Lactobacillus sp. and Streptococcus sp.
Methods: Stage 2
• The inoculum used in the photo-fermentation was R. sphaeroides
  previously isolated from mud on an island in the West Sea of Korea

• The bottles were inoculated with 0.56g of the cells, then 50 mL of
  the diluted supernatant from the LFE and a trace metal solution
  were added.

• The bottles were then held at 30°C and were agitated with a
  magnetic stir bar at 100 rpm

• The media was exposed to light with an intensity of 110W/m^2 with
  a halogen lamp
Methods: Stage 3
• The inoculum used for CH4 production was a sample taken from an
  anaerobic digester at a local waste water treatment plant.

• The solid portion of the LFE, inoculum and tap water were added to
  the bottle for a working volume of 100mL

• The initial pH of the media was set to 7.5 by the addition of KOH
  and HCL

• The sample were held at 35°C in a shaking incubator
Results: Stage 1
 Results: Stage 2




A maximum of 2570 mL of H2 was produce/ L of broth with the addition of 0.5mL/L
Trace metal solution. This corresponds to 994 mL H2 per g COD
Results: Stage 3
Results: Summary
Discussion
• From the results it was determined that 41% and 37% of the energy
  content of the food waste was converted into H2 and Ch4
  respectively
  ▫ This corresponds to an electrical energy yield of 1146 MJ/ ton food waste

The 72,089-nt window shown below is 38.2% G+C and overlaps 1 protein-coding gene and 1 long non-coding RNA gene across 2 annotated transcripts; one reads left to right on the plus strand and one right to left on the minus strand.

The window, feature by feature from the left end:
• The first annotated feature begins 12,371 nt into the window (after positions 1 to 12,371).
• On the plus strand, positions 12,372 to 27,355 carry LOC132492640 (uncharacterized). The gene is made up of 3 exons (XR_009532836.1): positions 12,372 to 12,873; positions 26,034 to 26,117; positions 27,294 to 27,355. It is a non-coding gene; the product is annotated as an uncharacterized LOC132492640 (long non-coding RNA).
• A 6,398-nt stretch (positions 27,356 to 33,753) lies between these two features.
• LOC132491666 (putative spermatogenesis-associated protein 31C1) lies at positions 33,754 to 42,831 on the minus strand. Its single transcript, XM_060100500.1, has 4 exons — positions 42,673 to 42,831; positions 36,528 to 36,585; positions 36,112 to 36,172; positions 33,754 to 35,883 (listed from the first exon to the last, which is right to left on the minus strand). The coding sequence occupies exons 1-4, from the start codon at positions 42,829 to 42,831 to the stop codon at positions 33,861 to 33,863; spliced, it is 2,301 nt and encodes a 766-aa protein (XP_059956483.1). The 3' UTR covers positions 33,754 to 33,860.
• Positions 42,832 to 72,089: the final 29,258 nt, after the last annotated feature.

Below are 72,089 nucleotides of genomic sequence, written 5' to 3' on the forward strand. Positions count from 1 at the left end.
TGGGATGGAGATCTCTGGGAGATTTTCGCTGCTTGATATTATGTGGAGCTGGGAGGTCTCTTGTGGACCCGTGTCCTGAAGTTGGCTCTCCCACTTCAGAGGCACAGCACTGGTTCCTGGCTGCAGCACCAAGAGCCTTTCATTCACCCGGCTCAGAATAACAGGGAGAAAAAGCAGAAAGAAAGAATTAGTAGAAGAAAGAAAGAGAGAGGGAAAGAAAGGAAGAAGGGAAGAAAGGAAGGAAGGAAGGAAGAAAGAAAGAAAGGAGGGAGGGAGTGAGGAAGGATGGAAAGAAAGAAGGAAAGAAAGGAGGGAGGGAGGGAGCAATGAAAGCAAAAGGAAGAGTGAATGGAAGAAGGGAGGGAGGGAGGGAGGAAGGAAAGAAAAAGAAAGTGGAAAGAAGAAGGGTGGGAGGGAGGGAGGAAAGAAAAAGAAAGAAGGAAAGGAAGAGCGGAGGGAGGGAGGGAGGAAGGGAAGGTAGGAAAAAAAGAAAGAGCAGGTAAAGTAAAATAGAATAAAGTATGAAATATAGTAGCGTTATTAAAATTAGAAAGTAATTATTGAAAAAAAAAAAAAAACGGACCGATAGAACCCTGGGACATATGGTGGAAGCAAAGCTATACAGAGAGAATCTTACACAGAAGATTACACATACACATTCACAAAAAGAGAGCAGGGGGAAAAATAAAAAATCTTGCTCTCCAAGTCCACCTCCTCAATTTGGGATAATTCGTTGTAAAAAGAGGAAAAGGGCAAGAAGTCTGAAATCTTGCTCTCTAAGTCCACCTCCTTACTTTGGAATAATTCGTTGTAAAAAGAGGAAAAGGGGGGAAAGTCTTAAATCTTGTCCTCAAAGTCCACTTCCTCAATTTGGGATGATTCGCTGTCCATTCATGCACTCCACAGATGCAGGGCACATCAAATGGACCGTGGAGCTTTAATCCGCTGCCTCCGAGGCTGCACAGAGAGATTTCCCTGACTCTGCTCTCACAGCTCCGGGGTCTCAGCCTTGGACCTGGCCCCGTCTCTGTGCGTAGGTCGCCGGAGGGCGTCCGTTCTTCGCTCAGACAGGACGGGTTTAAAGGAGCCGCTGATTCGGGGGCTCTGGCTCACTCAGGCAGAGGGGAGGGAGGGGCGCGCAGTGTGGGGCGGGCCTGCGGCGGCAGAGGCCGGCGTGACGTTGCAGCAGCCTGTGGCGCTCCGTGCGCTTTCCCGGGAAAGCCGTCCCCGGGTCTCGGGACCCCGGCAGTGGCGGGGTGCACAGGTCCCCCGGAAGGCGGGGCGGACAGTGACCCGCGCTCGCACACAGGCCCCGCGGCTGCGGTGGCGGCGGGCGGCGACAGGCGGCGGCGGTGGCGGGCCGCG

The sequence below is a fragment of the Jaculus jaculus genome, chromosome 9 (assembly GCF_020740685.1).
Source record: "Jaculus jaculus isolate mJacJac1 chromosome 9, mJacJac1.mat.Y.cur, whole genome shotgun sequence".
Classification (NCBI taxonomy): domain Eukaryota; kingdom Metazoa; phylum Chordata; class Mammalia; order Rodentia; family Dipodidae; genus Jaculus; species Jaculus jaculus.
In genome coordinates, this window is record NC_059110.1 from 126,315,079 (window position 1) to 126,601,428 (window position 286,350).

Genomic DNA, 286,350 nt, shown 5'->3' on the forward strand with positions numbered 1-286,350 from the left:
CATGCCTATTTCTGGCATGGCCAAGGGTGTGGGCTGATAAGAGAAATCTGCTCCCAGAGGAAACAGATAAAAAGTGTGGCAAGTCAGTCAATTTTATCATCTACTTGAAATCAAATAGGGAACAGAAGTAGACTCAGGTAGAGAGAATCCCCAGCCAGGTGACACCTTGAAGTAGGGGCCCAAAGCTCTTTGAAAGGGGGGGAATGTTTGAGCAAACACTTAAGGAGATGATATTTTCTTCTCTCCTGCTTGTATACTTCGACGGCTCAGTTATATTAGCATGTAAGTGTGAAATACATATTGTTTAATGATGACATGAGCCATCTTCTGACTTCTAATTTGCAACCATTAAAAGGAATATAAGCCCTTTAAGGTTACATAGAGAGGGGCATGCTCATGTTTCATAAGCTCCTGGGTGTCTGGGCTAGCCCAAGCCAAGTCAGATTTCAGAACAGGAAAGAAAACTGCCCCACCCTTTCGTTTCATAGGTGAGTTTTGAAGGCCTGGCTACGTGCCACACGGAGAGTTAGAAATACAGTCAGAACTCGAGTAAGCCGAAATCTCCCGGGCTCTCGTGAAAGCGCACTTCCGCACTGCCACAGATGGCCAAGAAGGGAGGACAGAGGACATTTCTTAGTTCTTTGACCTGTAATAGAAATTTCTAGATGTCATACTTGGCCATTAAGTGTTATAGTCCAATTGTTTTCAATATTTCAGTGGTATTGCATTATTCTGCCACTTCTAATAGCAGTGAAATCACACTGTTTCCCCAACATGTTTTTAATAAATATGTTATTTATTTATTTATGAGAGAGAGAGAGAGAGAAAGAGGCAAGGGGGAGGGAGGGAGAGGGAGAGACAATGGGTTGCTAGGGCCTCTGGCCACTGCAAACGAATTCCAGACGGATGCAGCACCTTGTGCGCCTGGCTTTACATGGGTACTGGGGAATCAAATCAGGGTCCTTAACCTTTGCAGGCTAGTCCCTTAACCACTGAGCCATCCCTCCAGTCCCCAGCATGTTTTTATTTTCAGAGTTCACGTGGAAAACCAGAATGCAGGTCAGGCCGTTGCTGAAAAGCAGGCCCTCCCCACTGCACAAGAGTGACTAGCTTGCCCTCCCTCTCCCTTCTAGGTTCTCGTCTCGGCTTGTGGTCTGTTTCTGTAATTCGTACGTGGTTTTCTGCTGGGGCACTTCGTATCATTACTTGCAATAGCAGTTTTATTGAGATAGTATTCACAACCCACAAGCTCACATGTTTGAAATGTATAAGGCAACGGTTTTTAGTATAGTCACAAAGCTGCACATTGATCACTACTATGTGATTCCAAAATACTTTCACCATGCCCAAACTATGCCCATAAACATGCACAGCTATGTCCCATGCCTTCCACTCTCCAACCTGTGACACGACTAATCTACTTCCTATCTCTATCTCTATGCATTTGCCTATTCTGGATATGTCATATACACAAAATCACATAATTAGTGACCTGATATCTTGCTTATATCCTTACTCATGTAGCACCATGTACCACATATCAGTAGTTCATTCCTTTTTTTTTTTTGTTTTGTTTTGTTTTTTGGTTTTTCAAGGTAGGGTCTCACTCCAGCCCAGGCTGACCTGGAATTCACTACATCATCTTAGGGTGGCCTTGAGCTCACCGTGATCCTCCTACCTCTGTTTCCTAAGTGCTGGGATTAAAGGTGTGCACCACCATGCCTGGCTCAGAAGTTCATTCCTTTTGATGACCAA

which is 1.4 time more that the next best two-stage system
  ▫ About 3.6 MJ = 1 kWh, so the electrical energy yield is about 318 kWh

• This method produced the highest efficiency H2 yield of any study
  that made use of waste products by converting 8.38 mol H2 per mol
  of hexose, which has a theoretical maximum yield of 12 mol H2

• This method, while having some down sides, is a definite step in the
  right direction for the development of efficient H2 production
  mechanisms
Comparison
Critiques
• Not using a pure culture for lactate formation
  ▫ This would result in higher lactate yield and thus higher H2 yield

• Figure 4 is not easily read but contains significant data
  ▫ Much of this is resolved if Table 2 and Figure 4 were to be place
     next to each other

• The phrase “a certain amount” is used in place of actual quantities in
  multiple places in the text and I feel that this damages the
  reproducibility of the experiment.

• Overall I thought this was a quality paper that included novel ideas
  and good results.
Future Directions
• Using a pure culture in lactate fermentation to increase lactate yield

• Exploring other H2 producing microorganisms and optimization of
  H2 producing pathways

• Lactate fermentation followed by a two stage dark/photo H2
  fermentation system

• Performing this test in a different region where different food wastes
  would be more abundant.

• Development of a mechanism for removing ammonium from
  solution after lactate fermentation
References
• Kim, Dong-Hoon, and Mi-Sun Kim. "Development of a Novel Three-
  Stage Fermentation System Converting Food Waste to Hydrogen
  and Methane." Bioresource Technology 127 (2013): 267-74. 1 Oct.
  2012. Web. doi: 10.1016/j.biortech.2012.09.088